SIP: Ortega created a "informative desert" in Nicaragua after canceling radio and TV stations

SIP: Ortega created a "informative desert" in Nicaragua after canceling radio and TV stations

The Inter-American Press Association (IAPA) denounced this Wednesday that the government of President Daniel Ortega created “a new information desert in the interior of the country,” after recently canceling at least 11 local radio stations and four cable TV channels.

The IAPA stressed that most of the “confiscated” stations were located in the department of Matagalpa -northern Nicaragua- and belonged to the Catholic Church, critical of the Sandinista administration of Daniel Ortega.

The organization pointed out that this is “part of a campaign that seeks to eliminate all vestiges of an independent press and represents a new advance on freedom of worship and thought in that nation.”

“With a single blow, the Nicaraguan government created a new information desert in the interior of the country, where the closed stations provided a valuable community service to thousands of people. It is obvious that they intend to do away with all vestiges of the independent press,” he said. the president of the IAPA, Jorge Canahuati.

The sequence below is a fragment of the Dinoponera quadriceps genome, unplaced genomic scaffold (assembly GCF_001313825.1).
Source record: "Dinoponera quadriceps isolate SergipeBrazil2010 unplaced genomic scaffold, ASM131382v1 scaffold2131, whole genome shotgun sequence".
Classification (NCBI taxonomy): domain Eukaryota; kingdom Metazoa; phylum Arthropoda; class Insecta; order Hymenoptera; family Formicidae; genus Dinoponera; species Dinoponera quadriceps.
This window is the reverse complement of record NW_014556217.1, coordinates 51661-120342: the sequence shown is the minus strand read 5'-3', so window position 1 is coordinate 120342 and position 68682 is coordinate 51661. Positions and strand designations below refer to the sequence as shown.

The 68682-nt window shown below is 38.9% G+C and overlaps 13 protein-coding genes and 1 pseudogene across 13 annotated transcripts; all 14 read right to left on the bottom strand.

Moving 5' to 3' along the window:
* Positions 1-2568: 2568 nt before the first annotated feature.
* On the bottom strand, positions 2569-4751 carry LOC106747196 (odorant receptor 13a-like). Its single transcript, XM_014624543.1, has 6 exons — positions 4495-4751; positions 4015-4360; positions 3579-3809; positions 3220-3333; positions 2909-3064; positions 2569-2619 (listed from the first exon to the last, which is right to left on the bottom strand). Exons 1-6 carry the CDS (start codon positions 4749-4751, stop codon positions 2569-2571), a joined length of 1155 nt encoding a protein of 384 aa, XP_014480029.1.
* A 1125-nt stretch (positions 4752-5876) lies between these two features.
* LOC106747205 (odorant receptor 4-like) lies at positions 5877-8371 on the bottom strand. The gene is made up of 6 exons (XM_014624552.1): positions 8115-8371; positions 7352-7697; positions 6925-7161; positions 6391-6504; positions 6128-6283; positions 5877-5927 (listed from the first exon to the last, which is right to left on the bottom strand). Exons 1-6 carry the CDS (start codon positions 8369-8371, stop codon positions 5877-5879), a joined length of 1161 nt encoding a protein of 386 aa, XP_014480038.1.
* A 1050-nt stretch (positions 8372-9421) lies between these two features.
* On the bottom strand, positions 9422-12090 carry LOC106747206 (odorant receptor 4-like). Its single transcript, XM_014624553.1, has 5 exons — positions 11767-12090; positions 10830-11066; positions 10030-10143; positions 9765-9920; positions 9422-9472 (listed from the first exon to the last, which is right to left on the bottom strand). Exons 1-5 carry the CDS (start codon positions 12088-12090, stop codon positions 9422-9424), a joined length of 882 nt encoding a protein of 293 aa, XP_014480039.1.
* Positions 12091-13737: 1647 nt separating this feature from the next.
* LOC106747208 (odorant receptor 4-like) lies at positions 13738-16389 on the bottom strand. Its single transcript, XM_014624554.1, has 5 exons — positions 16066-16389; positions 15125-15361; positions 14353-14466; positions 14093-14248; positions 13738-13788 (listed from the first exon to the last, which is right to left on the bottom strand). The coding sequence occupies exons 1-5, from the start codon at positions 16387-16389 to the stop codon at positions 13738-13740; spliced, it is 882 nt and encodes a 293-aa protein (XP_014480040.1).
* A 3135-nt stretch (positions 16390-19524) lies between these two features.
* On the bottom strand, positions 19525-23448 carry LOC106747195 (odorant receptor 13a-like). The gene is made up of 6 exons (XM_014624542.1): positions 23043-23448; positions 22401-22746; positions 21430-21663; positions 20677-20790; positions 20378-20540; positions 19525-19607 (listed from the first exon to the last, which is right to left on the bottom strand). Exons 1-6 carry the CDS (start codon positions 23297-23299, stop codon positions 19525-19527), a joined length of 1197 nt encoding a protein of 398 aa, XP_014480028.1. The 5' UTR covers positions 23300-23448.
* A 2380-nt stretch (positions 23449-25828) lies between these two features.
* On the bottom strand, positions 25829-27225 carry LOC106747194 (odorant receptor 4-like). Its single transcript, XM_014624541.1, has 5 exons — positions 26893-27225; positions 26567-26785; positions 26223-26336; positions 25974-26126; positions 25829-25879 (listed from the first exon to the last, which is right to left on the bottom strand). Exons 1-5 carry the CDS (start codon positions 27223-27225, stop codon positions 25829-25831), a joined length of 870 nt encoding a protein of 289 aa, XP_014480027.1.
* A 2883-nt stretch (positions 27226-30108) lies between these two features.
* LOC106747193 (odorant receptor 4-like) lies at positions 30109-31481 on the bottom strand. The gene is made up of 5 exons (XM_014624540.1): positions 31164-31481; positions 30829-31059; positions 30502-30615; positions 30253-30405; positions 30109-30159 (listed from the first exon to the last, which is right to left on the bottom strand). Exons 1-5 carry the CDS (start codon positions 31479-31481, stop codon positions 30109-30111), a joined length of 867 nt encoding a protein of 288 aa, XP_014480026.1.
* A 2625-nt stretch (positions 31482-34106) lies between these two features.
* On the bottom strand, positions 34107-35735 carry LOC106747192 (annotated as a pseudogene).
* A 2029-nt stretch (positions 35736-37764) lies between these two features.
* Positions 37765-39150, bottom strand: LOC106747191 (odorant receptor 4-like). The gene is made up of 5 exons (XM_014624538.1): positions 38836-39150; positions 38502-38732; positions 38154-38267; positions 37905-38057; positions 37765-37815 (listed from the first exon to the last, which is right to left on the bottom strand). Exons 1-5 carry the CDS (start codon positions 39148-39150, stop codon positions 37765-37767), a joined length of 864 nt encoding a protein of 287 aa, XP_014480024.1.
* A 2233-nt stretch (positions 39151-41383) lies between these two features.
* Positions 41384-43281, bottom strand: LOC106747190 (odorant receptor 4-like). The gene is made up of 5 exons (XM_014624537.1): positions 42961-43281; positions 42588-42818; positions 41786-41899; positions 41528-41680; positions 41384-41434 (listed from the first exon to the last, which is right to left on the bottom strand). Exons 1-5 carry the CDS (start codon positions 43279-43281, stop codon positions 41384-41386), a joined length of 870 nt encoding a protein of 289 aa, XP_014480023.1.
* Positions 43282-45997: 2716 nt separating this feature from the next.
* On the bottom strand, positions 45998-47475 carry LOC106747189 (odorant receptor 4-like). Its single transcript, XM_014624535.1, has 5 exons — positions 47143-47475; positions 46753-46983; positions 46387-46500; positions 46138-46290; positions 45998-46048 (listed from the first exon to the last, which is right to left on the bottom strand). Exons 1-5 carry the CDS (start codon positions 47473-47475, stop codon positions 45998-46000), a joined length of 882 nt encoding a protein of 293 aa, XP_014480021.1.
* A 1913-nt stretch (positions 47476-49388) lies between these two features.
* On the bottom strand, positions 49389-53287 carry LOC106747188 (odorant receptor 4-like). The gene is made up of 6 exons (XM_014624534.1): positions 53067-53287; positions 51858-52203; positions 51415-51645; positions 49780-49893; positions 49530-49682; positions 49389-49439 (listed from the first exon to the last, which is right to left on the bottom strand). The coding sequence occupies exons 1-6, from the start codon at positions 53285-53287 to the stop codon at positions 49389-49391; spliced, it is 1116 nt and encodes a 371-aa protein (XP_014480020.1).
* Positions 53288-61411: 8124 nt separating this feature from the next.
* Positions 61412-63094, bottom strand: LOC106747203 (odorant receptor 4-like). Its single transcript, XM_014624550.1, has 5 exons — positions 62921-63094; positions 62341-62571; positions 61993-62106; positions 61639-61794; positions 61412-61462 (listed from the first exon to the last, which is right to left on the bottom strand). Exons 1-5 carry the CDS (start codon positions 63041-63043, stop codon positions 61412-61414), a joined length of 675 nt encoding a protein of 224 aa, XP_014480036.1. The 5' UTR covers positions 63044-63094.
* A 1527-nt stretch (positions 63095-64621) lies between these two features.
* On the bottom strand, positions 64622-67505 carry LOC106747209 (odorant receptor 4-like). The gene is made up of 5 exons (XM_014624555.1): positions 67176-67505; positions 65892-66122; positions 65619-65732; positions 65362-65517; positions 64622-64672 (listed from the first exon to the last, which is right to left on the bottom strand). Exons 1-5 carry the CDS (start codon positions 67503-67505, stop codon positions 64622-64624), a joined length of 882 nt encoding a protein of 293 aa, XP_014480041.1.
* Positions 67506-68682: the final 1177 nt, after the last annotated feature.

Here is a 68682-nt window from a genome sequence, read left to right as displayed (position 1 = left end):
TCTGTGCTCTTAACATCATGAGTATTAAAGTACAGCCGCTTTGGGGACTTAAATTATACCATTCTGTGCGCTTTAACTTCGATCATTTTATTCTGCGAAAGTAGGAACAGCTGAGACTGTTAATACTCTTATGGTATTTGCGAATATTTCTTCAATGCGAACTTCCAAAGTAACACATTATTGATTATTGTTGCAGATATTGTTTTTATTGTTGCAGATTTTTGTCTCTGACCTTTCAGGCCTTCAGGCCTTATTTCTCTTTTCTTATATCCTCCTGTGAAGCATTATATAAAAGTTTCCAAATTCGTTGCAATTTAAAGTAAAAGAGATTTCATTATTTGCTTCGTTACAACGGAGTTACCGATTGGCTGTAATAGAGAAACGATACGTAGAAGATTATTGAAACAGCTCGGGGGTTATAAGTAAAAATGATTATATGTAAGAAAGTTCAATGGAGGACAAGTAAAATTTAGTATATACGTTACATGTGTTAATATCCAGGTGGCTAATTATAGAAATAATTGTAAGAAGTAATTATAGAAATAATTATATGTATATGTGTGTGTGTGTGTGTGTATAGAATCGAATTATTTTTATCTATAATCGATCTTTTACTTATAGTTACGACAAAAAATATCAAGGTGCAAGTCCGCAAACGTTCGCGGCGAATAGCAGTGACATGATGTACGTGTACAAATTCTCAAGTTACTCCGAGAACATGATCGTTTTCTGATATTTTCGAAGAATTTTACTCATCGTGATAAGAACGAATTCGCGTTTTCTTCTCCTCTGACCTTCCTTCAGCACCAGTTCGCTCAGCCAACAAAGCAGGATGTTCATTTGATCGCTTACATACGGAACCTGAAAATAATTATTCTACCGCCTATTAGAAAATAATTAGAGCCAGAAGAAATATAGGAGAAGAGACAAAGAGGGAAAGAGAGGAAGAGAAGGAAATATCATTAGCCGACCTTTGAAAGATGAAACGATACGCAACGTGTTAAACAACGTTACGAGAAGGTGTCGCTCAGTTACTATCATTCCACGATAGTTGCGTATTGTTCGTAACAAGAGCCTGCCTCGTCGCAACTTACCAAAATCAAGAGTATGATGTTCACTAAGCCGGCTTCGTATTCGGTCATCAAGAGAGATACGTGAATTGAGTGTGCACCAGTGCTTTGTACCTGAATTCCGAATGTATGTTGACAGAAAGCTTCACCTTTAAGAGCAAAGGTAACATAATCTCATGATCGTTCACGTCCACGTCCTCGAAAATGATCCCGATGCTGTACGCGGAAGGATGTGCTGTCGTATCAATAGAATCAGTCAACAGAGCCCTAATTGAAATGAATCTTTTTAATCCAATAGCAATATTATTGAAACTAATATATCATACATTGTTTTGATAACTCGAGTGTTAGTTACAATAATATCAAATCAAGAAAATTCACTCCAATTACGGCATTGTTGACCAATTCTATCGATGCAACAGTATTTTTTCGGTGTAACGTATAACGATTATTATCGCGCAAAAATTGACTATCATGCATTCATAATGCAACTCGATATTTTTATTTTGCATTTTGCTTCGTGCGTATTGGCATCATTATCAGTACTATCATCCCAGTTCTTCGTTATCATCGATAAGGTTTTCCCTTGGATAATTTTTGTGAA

To cancel these means of communication, Ortega used the National Institute of Telecommunications and Post Office (Telcor) and police agents who violated some premises to take the transmission equipment, as happened in the city of Sébaco.

The director of Telcor is Nahíma Díaz, who is the daughter of the head of the National Police, Francisco Díaz, a prominent member of the family made up of President Daniel Ortega and his wife and Vice President, Rosario Murillo.

“The Ortega government is not only an enemy of press freedom, but also now seems to suppress freedom of worship and thought in Nicaragua,” said the president of the IAPA’s Commission on Freedom of the Press and Information. , Carlos Jornet, who added that “the Police resorted to excessive use of violence against the closed stations.”

“It indicates the high degree of impunity enjoyed by the Nicaraguan authorities in the most remote regions of the country,” Jornet stressed.

Once again, the IAPA called on the international community “so that it does not abandon the pressure for freedom of the press and democracy in Nicaragua.”

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